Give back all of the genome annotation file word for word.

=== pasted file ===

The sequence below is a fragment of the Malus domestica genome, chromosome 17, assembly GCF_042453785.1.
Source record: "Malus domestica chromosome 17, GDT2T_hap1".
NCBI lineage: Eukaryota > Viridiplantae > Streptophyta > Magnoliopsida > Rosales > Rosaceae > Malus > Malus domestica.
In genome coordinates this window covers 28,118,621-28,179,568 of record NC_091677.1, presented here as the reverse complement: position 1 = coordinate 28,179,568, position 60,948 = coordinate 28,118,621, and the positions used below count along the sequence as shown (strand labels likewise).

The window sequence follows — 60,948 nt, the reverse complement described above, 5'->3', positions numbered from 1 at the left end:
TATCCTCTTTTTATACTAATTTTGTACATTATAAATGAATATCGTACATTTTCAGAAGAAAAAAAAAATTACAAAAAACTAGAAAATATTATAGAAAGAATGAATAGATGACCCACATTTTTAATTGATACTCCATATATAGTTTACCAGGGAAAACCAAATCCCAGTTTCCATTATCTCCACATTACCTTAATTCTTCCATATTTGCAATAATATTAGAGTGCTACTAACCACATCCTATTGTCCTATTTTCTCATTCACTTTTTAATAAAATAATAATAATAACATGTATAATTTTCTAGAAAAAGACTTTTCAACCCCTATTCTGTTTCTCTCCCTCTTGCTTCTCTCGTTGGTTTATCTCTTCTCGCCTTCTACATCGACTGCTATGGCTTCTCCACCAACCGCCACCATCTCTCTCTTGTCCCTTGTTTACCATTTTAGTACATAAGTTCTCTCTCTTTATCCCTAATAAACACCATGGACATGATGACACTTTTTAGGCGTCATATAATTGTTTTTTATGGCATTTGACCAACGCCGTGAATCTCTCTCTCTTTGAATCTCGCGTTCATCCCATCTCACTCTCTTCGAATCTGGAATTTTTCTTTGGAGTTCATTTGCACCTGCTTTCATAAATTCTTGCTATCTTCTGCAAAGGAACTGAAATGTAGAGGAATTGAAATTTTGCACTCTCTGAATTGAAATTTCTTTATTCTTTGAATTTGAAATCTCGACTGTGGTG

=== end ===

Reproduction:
The sequence below is a fragment of the Malus domestica genome, chromosome 17, assembly GCF_042453785.1.
Source record: "Malus domestica chromosome 17, GDT2T_hap1".
NCBI lineage: Eukaryota > Viridiplantae > Streptophyta > Magnoliopsida > Rosales > Rosaceae > Malus > Malus domestica.
In genome coordinates this window covers 28,118,621-28,179,568 of record NC_091677.1, presented here as the reverse complement: position 1 = coordinate 28,179,568, position 60,948 = coordinate 28,118,621, and the positions used below count along the sequence as shown (strand labels likewise).

The window sequence follows — 60,948 nt, the reverse complement described above, 5'->3', positions numbered from 1 at the left end:
TATCCTCTTTTTATACTAATTTTGTACATTATAAATGAATATCGTACATTTTCAGAAGAAAAAAAAAATTACAAAAAACTAGAAAATATTATAGAAAGAATGAATAGATGACCCACATTTTTAATTGATACTCCATATATAGTTTACCAGGGAAAACCAAATCCCAGTTTCCATTATCTCCACATTACCTTAATTCTTCCATATTTGCAATAATATTAGAGTGCTACTAACCACATCCTATTGTCCTATTTTCTCATTCACTTTTTAATAAAATAATAATAATAACATGTATAATTTTCTAGAAAAAGACTTTTCAACCCCTATTCTGTTTCTCTCCCTCTTGCTTCTCTCGTTGGTTTATCTCTTCTCGCCTTCTACATCGACTGCTATGGCTTCTCCACCAACCGCCACCATCTCTCTCTTGTCCCTTGTTTACCATTTTAGTACATAAGTTCTCTCTCTTTATCCCTAATAAACACCATGGACATGATGACACTTTTTAGGCGTCATATAATTGTTTTTTATGGCATTTGACCAACGCCGTGAATCTCTCTCTCTTTGAATCTCGCGTTCATCCCATCTCACTCTCTTCGAATCTGGAATTTTTCTTTGGAGTTCATTTGCACCTGCTTTCATAAATTCTTGCTATCTTCTGCAAAGGAACTGAAATGTAGAGGAATTGAAATTTTGCACTCTCTGAATTGAAATTTCTTTATTCTTTGAATTTGAAATCTCGACTGTGGTG